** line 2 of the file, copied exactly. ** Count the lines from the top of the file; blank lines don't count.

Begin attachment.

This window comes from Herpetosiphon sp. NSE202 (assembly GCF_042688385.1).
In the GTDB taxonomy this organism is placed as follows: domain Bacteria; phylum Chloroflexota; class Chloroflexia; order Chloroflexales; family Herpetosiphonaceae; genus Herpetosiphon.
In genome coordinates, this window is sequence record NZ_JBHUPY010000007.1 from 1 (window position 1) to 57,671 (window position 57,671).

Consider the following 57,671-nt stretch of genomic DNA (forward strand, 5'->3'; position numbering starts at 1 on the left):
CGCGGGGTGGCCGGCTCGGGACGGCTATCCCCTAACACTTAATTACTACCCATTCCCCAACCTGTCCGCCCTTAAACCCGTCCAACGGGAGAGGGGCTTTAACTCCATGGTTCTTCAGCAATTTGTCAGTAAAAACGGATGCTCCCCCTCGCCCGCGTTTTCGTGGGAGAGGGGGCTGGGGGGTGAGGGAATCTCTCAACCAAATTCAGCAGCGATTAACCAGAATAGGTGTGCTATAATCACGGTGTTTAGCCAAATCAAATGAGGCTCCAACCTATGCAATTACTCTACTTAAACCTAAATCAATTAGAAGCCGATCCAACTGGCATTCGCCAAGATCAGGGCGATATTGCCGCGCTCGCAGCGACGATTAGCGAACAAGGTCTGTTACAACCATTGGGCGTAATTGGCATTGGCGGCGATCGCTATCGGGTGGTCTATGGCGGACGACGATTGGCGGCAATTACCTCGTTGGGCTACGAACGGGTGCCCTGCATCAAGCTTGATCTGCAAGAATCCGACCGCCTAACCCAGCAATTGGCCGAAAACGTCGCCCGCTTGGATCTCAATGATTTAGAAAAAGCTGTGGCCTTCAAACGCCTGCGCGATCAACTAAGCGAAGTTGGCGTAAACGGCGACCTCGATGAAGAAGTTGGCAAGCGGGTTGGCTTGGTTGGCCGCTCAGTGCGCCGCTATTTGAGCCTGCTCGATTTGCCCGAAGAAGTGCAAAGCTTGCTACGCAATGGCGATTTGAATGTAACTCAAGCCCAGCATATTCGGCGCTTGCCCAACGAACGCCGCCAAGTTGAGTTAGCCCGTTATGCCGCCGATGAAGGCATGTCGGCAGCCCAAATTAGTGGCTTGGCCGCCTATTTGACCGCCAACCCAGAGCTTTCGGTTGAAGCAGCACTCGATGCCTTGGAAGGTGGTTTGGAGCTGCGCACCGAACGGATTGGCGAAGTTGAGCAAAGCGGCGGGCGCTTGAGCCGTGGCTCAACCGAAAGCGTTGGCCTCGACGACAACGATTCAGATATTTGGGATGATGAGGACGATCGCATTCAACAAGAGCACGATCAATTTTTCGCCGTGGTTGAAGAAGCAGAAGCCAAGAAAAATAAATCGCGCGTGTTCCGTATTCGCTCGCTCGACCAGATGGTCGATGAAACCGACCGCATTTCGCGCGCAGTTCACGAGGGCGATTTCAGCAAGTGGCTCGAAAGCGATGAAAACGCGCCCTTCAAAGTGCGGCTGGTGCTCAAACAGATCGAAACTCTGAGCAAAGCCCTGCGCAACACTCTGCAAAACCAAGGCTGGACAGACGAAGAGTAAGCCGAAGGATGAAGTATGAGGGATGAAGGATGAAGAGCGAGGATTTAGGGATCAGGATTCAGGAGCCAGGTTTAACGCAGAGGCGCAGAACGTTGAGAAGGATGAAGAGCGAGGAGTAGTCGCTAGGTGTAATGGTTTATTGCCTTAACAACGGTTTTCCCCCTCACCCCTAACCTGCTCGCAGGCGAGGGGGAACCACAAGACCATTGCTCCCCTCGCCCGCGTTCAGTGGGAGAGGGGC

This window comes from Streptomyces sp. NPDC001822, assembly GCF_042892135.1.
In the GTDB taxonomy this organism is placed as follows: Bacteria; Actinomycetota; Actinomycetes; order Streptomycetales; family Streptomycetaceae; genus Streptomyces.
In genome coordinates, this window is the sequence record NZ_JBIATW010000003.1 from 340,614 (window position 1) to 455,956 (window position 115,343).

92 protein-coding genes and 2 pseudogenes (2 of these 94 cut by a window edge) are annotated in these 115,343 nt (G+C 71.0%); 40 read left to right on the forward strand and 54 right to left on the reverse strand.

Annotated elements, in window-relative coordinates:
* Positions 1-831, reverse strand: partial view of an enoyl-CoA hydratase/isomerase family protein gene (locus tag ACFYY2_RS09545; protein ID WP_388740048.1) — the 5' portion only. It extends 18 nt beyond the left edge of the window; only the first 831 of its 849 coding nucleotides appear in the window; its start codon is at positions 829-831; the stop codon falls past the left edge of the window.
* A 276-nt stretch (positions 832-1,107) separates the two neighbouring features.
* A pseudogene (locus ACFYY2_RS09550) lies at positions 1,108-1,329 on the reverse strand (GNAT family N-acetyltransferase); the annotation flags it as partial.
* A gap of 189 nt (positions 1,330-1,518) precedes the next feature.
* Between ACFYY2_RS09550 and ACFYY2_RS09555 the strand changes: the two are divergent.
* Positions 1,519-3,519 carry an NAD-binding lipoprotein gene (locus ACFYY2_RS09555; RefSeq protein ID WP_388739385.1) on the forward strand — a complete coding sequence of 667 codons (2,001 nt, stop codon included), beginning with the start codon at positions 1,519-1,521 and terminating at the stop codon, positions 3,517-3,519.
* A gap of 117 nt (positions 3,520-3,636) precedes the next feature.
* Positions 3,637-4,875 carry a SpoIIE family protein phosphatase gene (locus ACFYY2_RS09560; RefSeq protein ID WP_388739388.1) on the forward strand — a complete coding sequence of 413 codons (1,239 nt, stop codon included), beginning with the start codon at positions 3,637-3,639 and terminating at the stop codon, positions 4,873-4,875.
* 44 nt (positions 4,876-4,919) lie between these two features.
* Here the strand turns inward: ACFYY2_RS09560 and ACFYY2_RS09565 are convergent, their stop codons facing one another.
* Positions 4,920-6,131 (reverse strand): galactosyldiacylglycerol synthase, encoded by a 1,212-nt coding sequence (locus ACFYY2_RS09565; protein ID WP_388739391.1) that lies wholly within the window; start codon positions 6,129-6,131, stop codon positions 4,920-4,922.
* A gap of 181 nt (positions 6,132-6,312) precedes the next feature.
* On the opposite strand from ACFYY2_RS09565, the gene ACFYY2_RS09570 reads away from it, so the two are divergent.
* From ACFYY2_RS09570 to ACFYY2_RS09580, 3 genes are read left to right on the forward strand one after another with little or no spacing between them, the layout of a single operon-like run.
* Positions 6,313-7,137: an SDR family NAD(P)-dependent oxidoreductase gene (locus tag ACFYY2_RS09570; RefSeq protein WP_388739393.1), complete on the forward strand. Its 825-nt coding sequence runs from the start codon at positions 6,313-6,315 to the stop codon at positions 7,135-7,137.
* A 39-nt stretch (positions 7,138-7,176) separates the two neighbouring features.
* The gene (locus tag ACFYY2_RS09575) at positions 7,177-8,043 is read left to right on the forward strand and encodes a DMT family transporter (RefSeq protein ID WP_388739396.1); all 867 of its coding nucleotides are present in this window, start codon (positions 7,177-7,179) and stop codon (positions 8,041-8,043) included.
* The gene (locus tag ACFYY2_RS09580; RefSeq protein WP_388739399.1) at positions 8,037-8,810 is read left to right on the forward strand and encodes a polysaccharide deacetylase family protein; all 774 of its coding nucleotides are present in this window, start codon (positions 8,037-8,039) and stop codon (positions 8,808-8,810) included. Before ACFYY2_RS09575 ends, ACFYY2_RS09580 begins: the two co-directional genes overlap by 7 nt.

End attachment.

In the GTDB taxonomy this organism is placed as follows: domain Bacteria; phylum Chloroflexota; class Chloroflexia; order Chloroflexales; family Herpetosiphonaceae; genus Herpetosiphon.